Hopper and Friends (Hopper & Friends Book 1)
by Amy Best (author), Michael Harris (Illustrator)
Hopper Bunny is moving into a new home in the forest to be closer to Grandma Bunny, but starting over can be a little scary. He is afraid that the other animals will not like him.
Will Hopper be able to make some new friends with Grandma Bunny’s help?
Hopper has just moved into a different part of the forest and is kind of worried that he may not find new friends. He’s been happy to see his grandma, but as a young rabbit, of course he needs to interact with other people too. Good thing Grandma makes sure Hopper feels at home and gets to meet new friends.
I read this book to my 4-year old (who recently had been going crazy over Disney’s Lion Guard) so when I told him we’re gonna read about forest animals, he couldn’t contain his excitement. My boy instantly liked Hopper and his new found friends! He even gushed about the colorful illustrations (especially the pastries, ahem!)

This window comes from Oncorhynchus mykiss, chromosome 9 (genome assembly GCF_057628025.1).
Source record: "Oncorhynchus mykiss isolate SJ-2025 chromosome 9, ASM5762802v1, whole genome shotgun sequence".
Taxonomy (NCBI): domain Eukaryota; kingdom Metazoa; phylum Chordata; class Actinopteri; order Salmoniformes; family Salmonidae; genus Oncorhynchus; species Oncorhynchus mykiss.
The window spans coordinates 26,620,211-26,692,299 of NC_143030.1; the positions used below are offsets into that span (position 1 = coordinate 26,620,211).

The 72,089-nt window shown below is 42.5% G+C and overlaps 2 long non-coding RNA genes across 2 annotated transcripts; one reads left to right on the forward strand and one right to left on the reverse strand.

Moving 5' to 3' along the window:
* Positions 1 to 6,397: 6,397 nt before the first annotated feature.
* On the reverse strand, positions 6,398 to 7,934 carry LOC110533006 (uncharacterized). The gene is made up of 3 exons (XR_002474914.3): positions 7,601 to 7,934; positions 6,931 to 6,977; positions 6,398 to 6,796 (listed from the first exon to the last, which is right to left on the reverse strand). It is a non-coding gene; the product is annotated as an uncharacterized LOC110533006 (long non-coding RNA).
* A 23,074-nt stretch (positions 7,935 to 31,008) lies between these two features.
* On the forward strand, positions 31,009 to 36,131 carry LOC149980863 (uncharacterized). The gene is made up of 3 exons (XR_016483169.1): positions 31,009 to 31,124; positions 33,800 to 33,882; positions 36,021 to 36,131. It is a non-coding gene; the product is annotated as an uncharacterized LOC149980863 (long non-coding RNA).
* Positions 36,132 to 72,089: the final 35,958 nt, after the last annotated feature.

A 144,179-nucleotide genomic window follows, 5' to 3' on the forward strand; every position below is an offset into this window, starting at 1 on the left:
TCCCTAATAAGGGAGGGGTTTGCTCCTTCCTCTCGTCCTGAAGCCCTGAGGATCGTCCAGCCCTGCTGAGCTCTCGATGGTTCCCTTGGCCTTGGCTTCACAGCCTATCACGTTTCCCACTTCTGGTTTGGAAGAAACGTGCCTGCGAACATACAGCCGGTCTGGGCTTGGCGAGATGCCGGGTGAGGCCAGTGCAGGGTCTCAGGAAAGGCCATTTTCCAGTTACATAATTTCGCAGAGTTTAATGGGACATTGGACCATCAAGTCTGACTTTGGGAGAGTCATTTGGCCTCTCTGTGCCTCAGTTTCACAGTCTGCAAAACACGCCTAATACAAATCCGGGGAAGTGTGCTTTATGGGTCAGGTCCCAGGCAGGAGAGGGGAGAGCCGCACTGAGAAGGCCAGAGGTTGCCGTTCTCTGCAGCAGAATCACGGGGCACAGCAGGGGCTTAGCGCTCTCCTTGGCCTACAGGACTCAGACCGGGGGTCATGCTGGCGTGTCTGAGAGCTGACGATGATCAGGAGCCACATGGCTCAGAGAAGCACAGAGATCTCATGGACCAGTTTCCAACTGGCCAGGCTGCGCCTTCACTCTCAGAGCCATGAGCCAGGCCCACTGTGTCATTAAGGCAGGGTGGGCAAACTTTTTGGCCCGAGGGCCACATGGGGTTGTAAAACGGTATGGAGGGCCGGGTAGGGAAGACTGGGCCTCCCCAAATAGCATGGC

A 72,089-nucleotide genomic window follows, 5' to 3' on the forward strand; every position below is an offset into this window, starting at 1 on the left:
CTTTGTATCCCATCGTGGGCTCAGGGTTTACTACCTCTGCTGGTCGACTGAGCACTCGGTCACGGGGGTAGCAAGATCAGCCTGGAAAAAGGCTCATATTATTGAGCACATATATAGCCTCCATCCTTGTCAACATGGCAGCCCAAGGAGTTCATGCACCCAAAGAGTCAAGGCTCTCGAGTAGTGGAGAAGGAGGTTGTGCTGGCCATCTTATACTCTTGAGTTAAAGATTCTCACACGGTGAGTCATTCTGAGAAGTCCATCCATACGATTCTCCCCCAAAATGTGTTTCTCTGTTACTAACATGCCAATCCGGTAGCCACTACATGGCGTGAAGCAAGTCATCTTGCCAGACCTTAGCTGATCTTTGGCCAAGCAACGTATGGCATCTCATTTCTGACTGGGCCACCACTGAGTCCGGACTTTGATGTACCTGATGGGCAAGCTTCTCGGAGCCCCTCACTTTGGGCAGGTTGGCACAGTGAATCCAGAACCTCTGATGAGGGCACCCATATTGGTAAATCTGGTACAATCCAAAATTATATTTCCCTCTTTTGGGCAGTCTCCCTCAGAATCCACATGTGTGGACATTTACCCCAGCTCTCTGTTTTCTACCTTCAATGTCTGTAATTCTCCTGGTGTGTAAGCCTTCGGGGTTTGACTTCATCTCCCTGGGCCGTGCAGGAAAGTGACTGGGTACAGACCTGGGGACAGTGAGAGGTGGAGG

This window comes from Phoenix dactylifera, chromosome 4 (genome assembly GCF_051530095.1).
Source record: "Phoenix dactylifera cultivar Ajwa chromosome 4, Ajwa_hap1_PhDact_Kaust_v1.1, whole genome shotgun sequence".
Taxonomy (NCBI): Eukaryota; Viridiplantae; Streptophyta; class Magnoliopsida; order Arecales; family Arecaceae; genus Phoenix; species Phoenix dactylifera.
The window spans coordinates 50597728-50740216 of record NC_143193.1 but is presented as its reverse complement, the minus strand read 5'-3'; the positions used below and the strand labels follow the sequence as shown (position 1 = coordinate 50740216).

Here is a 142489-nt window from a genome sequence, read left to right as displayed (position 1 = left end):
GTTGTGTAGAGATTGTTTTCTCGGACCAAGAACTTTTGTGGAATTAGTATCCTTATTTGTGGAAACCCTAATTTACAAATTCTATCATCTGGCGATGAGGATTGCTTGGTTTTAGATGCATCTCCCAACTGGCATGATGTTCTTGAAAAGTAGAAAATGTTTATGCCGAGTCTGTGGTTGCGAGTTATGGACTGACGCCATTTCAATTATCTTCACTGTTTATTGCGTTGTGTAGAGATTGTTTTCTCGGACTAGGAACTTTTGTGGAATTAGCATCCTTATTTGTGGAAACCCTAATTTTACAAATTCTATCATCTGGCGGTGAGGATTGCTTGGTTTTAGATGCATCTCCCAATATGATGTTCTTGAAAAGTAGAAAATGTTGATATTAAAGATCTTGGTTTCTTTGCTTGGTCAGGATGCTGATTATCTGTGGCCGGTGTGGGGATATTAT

Amy Best sure knows how to make kids happy. I’m glad I read this book that brought a smile to my kid’s face. We’ll be reading more about Hopper and Friends real soon!
Hopper and the Rollercoaster (Hopper & Friends Special Edition)
by Amy Best, Michael Harris (Illustrator)
Hopper Bunny is excited when he learns about the new amusement park being built in the forest where he lives. But his excitement quickly fades when he finds out about the enormous rollercoaster it will have.
How can Hopper keep his friends from finding out how terrified he is about the new rollercoaster… especially now that Shannon Squirrel is having her birthday party at the amusement park?
Book 2, here we go!
I love this special story edition of Hopper and Friends. This time, Hopper was invited to a birthday party happening at the newly opened amusement park. Little did his friends knew that Hopper had a terrible fear of rollercoasters and he had been dodging every opportunity of riding it.
This story teaches children to face their fears and be in control of those things that terrify them. Hopper was able to set a great example after conquering the one that frightened him the most. I read this to my middle son who’s got extreme fear of the dark. Hopper made him realized that it’s okay to tell us about his fear and have thought of ways to make himself sleep with lights off by sticking some glow-in-the-dark stars at his room’s ceiling. I’m so glad Hopper and Amy Best wrote this story to help other kids along!